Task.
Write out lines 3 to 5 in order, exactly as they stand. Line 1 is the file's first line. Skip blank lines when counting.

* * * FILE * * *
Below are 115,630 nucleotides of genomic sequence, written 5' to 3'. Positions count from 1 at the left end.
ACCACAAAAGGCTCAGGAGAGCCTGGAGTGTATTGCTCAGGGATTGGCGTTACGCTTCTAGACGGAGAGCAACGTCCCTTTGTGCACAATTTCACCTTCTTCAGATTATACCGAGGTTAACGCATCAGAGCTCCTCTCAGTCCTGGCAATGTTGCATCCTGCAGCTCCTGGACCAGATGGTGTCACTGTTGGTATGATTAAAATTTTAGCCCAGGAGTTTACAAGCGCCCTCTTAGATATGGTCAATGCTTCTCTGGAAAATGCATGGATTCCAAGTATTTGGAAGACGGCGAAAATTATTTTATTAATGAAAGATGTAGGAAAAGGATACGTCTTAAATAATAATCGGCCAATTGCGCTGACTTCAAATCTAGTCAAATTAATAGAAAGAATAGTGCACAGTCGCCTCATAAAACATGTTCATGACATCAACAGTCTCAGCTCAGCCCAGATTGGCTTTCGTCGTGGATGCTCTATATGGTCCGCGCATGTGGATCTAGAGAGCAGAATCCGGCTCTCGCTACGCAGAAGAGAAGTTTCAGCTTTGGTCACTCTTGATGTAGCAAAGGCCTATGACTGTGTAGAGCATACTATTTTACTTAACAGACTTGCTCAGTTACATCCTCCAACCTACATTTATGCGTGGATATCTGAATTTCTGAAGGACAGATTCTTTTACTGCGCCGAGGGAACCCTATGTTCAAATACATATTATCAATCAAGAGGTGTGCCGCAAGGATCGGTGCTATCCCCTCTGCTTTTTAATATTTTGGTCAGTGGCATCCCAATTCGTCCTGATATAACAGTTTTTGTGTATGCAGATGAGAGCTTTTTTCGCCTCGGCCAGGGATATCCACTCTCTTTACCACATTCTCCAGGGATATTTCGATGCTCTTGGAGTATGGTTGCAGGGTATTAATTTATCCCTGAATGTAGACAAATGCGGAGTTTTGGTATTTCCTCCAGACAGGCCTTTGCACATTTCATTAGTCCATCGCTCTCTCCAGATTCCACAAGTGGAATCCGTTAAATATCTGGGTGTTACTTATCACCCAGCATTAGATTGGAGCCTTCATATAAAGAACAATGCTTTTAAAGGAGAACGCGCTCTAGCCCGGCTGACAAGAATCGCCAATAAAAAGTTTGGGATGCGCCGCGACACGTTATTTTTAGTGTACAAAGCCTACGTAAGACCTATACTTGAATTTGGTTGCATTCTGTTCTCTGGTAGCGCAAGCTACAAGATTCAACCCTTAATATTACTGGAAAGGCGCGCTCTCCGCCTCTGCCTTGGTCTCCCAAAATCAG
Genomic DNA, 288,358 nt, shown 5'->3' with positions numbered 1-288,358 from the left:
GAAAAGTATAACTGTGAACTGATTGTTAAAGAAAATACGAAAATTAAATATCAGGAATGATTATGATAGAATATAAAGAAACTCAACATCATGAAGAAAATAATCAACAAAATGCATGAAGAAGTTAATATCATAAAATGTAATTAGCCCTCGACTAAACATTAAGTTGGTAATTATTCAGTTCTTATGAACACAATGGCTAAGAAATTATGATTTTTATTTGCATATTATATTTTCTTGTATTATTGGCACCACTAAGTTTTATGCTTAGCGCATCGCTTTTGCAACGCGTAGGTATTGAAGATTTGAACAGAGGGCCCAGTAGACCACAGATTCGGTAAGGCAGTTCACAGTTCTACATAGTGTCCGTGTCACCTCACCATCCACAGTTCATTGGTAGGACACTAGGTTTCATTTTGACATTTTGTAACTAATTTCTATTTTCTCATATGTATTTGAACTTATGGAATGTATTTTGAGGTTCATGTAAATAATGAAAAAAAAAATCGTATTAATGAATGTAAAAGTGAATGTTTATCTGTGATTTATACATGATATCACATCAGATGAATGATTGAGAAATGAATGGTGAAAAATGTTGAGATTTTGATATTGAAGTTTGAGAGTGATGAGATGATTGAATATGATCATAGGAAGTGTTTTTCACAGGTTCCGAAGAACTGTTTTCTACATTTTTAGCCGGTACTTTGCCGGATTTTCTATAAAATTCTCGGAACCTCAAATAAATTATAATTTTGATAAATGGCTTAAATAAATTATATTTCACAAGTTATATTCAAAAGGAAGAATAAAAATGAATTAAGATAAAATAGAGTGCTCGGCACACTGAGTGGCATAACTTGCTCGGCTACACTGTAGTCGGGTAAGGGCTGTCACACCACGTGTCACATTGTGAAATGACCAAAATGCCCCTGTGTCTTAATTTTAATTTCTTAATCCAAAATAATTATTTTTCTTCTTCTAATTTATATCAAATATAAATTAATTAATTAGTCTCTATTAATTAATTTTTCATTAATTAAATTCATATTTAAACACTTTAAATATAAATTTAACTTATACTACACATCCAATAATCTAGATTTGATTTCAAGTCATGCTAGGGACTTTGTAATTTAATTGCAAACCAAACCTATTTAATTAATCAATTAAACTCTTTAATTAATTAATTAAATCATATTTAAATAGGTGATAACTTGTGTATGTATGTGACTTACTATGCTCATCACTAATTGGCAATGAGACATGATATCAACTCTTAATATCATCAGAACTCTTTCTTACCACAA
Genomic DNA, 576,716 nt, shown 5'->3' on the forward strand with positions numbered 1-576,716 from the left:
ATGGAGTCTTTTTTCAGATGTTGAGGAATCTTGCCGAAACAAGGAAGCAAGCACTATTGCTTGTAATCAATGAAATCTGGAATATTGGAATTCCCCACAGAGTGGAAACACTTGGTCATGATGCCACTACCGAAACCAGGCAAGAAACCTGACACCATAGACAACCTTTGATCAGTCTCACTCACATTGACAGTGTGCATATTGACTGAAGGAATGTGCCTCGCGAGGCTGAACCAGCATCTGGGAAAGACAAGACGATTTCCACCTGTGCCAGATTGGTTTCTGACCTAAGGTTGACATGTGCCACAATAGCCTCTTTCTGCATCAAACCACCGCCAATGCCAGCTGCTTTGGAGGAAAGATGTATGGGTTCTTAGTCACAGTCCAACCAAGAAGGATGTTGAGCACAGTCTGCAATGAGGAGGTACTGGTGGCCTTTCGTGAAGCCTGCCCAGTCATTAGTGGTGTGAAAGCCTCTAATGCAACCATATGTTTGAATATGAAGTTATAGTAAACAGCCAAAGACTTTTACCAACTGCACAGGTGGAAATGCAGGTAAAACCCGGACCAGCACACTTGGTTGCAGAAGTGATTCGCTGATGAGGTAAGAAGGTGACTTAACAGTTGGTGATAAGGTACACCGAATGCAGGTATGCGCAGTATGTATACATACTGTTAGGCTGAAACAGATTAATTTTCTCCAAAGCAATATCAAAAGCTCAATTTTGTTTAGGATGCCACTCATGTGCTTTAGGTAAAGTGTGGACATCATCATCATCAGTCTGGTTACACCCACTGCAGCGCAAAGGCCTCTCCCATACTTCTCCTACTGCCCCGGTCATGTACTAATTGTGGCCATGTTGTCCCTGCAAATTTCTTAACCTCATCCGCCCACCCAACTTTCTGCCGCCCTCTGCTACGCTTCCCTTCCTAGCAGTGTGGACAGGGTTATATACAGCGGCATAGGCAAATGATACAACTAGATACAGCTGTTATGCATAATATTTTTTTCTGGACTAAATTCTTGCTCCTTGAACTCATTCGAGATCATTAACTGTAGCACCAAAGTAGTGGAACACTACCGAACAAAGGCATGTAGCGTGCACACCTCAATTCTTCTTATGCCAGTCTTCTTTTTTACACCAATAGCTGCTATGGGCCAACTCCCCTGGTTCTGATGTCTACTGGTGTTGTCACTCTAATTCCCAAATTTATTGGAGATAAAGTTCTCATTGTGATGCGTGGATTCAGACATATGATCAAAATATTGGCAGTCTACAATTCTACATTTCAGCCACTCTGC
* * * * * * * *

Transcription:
Genomic DNA, 288,358 nt, shown 5'->3' with positions numbered 1-288,358 from the left:
GAAAAGTATAACTGTGAACTGATTGTTAAAGAAAATACGAAAATTAAATATCAGGAATGATTATGATAGAATATAAAGAAACTCAACATCATGAAGAAAATAATCAACAAAATGCATGAAGAAGTTAATATCATAAAATGTAATTAGCCCTCGACTAAACATTAAGTTGGTAATTATTCAGTTCTTATGAACACAATGGCTAAGAAATTATGATTTTTATTTGCATATTATATTTTCTTGTATTATTGGCACCACTAAGTTTTATGCTTAGCGCATCGCTTTTGCAACGCGTAGGTATTGAAGATTTGAACAGAGGGCCCAGTAGACCACAGATTCGGTAAGGCAGTTCACAGTTCTACATAGTGTCCGTGTCACCTCACCATCCACAGTTCATTGGTAGGACACTAGGTTTCATTTTGACATTTTGTAACTAATTTCTATTTTCTCATATGTATTTGAACTTATGGAATGTATTTTGAGGTTCATGTAAATAATGAAAAAAAAAATCGTATTAATGAATGTAAAAGTGAATGTTTATCTGTGATTTATACATGATATCACATCAGATGAATGATTGAGAAATGAATGGTGAAAAATGTTGAGATTTTGATATTGAAGTTTGAGAGTGATGAGATGATTGAATATGATCATAGGAAGTGTTTTTCACAGGTTCCGAAGAACTGTTTTCTACATTTTTAGCCGGTACTTTGCCGGATTTTCTATAAAATTCTCGGAACCTCAAATAAATTATAATTTTGATAAATGGCTTAAATAAATTATATTTCACAAGTTATATTCAAAAGGAAGAATAAAAATGAATTAAGATAAAATAGAGTGCTCGGCACACTGAGTGGCATAACTTGCTCGGCTACACTGTAGTCGGGTAAGGGCTGTCACACCACGTGTCACATTGTGAAATGACCAAAATGCCCCTGTGTCTTAATTTTAATTTCTTAATCCAAAATAATTATTTTTCTTCTTCTAATTTATATCAAATATAAATTAATTAATTAGTCTCTATTAATTAATTTTTCATTAATTAAATTCATATTTAAACACTTTAAATATAAATTTAACTTATACTACACATCCAATAATCTAGATTTGATTTCAAGTCATGCTAGGGACTTTGTAATTTAATTGCAAACCAAACCTATTTAATTAATCAATTAAACTCTTTAATTAATTAATTAAATCATATTTAAATAGGTGATAACTTGTGTATGTATGTGACTTACTATGCTCATCACTAATTGGCAATGAGACATGATATCAACTCTTAATATCATCAGAACTCTTTCTTACCACAA
Genomic DNA, 576,716 nt, shown 5'->3' on the forward strand with positions numbered 1-576,716 from the left: